(ELSI) Vignettes

This site is critical to the Internet workshop because it contains the vignettes that that will be given to various groups in the class. From this site students can view a short multimedia video introducing current and future societal issues associated with genetics and genomics. Students can use this video to gain insight on the issues created by genetic research. In addition the site includes the vignettes, containing a set of discussion questions that each group will be given to research important ethical, legal or social issues via the Internet workshop.  

Articles of Interest

The above link will provide students with three essential articles that provide a good understanding and insight to Understanding the Human Genome Project and its effect on the future for medical science. The articles include the study of all the genes of various organisms. More importantly the articles raise intriguing questions about genetics and life.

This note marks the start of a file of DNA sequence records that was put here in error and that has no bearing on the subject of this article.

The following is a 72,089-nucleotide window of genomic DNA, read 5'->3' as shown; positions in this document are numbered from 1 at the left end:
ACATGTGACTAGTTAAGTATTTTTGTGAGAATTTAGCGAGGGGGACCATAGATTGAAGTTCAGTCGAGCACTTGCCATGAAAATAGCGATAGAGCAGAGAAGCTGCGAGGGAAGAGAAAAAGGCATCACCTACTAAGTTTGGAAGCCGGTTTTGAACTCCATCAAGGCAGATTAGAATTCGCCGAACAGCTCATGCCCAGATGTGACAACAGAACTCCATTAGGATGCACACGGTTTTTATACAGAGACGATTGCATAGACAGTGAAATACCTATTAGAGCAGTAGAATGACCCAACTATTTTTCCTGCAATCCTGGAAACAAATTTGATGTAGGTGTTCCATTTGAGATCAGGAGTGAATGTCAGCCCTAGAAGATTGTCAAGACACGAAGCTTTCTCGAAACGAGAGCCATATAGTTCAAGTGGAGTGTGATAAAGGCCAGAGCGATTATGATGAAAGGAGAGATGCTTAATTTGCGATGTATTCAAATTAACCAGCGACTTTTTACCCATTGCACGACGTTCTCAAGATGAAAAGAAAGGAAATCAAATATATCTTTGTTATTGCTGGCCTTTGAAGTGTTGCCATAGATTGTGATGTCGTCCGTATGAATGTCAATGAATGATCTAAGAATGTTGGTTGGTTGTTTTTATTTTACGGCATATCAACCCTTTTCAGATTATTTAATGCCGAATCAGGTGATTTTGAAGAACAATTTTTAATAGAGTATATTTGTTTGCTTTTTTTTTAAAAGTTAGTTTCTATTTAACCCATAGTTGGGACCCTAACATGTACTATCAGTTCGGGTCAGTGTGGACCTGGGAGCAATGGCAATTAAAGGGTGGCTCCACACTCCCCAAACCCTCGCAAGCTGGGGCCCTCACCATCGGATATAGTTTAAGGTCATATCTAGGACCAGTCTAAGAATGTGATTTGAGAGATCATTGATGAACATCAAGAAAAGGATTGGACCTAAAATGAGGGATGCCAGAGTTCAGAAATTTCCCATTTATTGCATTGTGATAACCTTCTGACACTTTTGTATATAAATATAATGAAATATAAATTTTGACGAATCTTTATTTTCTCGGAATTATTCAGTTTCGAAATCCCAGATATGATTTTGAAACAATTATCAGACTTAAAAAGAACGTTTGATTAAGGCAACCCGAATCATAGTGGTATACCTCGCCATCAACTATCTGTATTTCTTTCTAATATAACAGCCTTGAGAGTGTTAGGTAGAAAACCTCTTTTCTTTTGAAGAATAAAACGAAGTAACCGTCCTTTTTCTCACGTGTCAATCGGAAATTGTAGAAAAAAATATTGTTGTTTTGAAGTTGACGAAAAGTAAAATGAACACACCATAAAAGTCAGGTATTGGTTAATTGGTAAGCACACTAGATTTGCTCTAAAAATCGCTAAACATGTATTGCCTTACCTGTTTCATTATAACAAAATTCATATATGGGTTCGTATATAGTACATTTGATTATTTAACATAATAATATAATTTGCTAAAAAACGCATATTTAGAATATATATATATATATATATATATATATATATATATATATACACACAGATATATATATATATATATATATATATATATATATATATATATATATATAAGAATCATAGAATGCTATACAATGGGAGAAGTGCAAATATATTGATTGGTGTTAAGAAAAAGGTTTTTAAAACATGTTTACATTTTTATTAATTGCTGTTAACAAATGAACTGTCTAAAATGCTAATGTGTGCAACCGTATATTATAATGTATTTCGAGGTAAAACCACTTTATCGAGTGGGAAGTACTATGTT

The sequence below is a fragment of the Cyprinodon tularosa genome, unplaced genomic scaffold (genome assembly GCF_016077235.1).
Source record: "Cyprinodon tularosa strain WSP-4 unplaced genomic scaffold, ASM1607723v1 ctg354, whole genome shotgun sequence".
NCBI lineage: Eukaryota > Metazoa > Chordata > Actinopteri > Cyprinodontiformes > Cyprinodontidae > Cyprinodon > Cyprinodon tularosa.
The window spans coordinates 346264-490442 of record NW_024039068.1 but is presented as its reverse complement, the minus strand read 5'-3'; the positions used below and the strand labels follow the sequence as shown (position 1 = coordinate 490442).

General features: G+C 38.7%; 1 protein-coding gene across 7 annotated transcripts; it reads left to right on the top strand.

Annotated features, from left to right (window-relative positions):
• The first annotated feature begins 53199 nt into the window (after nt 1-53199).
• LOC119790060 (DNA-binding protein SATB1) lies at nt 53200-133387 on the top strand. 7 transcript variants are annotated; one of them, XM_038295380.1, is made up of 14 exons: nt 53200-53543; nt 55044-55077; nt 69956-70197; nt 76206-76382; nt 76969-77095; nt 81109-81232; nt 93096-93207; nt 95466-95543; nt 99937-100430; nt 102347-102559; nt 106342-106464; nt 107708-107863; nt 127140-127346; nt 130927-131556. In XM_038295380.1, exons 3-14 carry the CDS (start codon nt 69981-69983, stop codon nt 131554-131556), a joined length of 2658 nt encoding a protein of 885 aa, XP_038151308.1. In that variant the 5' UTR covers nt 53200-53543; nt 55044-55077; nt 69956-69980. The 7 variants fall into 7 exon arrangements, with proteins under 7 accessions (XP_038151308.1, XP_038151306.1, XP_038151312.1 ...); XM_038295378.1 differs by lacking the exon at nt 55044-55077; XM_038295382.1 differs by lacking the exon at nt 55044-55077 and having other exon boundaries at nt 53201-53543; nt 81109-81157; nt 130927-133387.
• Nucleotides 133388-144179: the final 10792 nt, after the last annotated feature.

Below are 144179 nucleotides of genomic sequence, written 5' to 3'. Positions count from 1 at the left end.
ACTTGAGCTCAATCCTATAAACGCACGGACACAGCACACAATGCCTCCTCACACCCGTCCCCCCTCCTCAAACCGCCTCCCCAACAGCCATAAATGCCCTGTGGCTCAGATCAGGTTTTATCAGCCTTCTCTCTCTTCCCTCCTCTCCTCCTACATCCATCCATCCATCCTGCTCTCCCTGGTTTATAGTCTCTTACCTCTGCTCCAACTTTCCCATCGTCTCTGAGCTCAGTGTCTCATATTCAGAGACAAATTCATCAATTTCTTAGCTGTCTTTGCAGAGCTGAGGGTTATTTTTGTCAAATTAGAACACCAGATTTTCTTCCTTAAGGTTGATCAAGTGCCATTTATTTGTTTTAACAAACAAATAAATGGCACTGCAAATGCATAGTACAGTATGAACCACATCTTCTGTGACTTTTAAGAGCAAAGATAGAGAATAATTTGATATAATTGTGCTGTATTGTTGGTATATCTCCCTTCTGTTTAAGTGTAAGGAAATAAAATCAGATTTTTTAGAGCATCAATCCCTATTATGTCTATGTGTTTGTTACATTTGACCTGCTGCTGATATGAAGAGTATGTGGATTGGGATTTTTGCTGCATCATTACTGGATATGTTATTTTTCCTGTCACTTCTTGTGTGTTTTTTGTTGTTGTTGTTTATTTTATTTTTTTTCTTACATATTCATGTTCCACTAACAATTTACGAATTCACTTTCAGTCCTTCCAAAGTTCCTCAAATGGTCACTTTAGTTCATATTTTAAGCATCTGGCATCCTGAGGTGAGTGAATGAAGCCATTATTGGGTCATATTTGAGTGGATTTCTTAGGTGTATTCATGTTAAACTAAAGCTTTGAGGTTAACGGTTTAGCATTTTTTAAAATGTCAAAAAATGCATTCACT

Step 2: Developing A Research Activity Goals and Learning Objectives

Learning Objectives:

  1. Students will be able to evaluate an argument with fairness and have valid research supported reasons for their decision-making.
  2. Students will be able to supplement their scientific knowledge with its possible ethical, legal and social implications to predict the possible consequences of decision-making.
  3. Students describe and evaluate how scientists can bring information, insights, and analytical skills to matters of public concern and help people understand the possible causes and effects of events.